Jones, ME 2007, 'Gene pool management of plantation eucalypts for the mid East Coast of Australia', PhD thesis, Southern Cross University, Lismore, NSW.
Copyright ME Jones 2007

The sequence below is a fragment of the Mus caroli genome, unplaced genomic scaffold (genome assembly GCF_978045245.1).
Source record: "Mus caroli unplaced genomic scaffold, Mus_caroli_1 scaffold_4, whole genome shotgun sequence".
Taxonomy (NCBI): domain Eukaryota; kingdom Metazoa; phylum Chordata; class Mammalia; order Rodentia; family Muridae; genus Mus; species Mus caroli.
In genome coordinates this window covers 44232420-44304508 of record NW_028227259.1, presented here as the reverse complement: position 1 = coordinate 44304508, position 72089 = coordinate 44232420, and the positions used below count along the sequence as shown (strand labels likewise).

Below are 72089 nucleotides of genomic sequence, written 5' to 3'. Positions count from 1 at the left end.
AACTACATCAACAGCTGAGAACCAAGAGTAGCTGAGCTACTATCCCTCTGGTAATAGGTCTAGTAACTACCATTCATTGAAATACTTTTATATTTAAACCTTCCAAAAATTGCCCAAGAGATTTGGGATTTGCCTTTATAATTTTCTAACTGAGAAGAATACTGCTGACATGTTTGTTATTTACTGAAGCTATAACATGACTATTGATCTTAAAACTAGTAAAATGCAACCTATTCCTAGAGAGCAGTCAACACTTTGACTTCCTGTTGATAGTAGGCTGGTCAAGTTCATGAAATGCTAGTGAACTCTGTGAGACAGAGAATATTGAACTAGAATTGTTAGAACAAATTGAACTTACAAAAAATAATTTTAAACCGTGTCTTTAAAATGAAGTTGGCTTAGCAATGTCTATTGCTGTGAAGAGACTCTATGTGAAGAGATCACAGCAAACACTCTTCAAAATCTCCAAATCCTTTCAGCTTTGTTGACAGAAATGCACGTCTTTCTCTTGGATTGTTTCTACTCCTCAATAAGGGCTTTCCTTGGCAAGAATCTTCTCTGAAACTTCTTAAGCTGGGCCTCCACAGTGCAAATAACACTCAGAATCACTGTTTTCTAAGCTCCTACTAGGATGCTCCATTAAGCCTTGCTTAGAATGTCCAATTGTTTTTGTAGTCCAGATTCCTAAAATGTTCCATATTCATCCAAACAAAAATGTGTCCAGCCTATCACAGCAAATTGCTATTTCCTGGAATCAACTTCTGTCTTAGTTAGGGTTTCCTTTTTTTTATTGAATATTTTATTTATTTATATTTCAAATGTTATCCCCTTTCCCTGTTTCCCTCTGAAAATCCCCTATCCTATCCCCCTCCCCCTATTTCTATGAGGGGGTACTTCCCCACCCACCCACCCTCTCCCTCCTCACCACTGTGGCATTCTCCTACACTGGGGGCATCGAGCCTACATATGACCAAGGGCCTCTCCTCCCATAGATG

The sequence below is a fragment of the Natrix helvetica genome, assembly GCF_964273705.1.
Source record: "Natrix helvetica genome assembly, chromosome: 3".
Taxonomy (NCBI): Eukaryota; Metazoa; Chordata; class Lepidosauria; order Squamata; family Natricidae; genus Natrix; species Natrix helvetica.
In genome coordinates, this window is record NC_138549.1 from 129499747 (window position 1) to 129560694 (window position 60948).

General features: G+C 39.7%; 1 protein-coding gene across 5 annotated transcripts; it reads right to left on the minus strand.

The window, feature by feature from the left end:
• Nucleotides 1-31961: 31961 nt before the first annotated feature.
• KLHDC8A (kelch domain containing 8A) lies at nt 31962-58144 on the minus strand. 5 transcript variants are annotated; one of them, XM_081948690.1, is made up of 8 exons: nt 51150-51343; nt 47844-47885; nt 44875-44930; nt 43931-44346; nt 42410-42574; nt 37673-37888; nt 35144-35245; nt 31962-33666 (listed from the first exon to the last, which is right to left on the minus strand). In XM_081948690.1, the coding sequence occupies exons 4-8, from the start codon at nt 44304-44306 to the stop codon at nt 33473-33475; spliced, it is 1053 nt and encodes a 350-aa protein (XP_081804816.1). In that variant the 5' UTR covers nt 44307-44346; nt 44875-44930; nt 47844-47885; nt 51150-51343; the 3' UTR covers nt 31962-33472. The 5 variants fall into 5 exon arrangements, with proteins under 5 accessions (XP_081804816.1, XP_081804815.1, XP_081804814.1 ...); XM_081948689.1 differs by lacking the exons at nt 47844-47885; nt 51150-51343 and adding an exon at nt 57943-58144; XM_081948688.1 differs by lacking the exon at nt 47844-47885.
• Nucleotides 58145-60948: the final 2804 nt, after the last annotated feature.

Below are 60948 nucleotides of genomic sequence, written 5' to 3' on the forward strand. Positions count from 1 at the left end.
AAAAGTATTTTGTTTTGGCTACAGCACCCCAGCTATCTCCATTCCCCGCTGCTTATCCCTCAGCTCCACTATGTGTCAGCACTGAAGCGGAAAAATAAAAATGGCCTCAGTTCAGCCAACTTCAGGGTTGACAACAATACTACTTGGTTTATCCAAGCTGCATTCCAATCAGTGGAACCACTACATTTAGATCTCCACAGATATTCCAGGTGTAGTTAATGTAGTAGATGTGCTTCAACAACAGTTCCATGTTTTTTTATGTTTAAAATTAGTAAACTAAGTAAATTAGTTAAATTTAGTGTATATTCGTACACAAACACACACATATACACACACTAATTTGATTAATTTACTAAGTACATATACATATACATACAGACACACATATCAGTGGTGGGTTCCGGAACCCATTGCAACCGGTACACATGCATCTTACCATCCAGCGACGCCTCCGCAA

Mixing of historically isolated species or populations due to human activity may have significant evolutionary and ecological consequences. The increase in establishment of eucalypt plantations in Australia over the past twenty years has raised concern over the potential impact on areas of native forest. Many forestry companies and management authorities are utilising sustainable forestry practices including gene pool management in their operations. Gene pool management involves a balance between the protection of the genetic diversity of native eucalypt populations and the benefits of planting eucalypts within certain ecosystems. Research into aspects of gene pool management of eucalypts (including implementation of risk management strategies to reduce genetic pollution) is well advanced for species and plantations in temperate regions. However, little research has been conducted in tropical and subtropical regions. Due to differences in the biological systems (e.g. pollination vectors) of tropical/subtropical and temperate eucalypt species, results of gene flow studies in temperate ecosystems may not be relevant to tropical/subtropical species. This study is one of the first to address gene flow issues for eucalypt plantations in tropical and subtropical regions. Three aspects relating to eucalypt gene pool management were explored: 1) population genetic structure; 2) direct measures of gene flow by pollen; and 3) risk of genetic pollution from eucalypt plantations. Assessment of chloroplast diversity in Eucalyptus grandis found that populations were not highly differentiated and showed little population structure, despite a large disjunction between northern and southern populations. This result was similar to previous studies and suggests that geographic isolation of northern populations may be relatively recent. Populations were grouped into three geographic regions. Pollen dispersal was measured in a population of E. grandis by paternity assignment using microsatellite markers. Pollen movement averaged a distance of 58 m with the longest pollen movement detected at 192 m. A large proportion of pollinations (46%) were the result of pollen immigration from outside the population, indicating the potential for genetic pollution when suitable measures to reduce gene flow are absent. The risk of genetic pollution from eucalypt plantations was assessed in the Hunter Valley where there is concern for a threatened population of Eucalyptus camaldulensis. Case studies of two plantations in the area suggest that pollen movement from plantations to native forest areas is probable, with E. camaldulensis hybrids deployed in plantations being the most likely source of genetic pollution. Strategies to reduce the risk of gene flow from eucalypt plantations are discussed.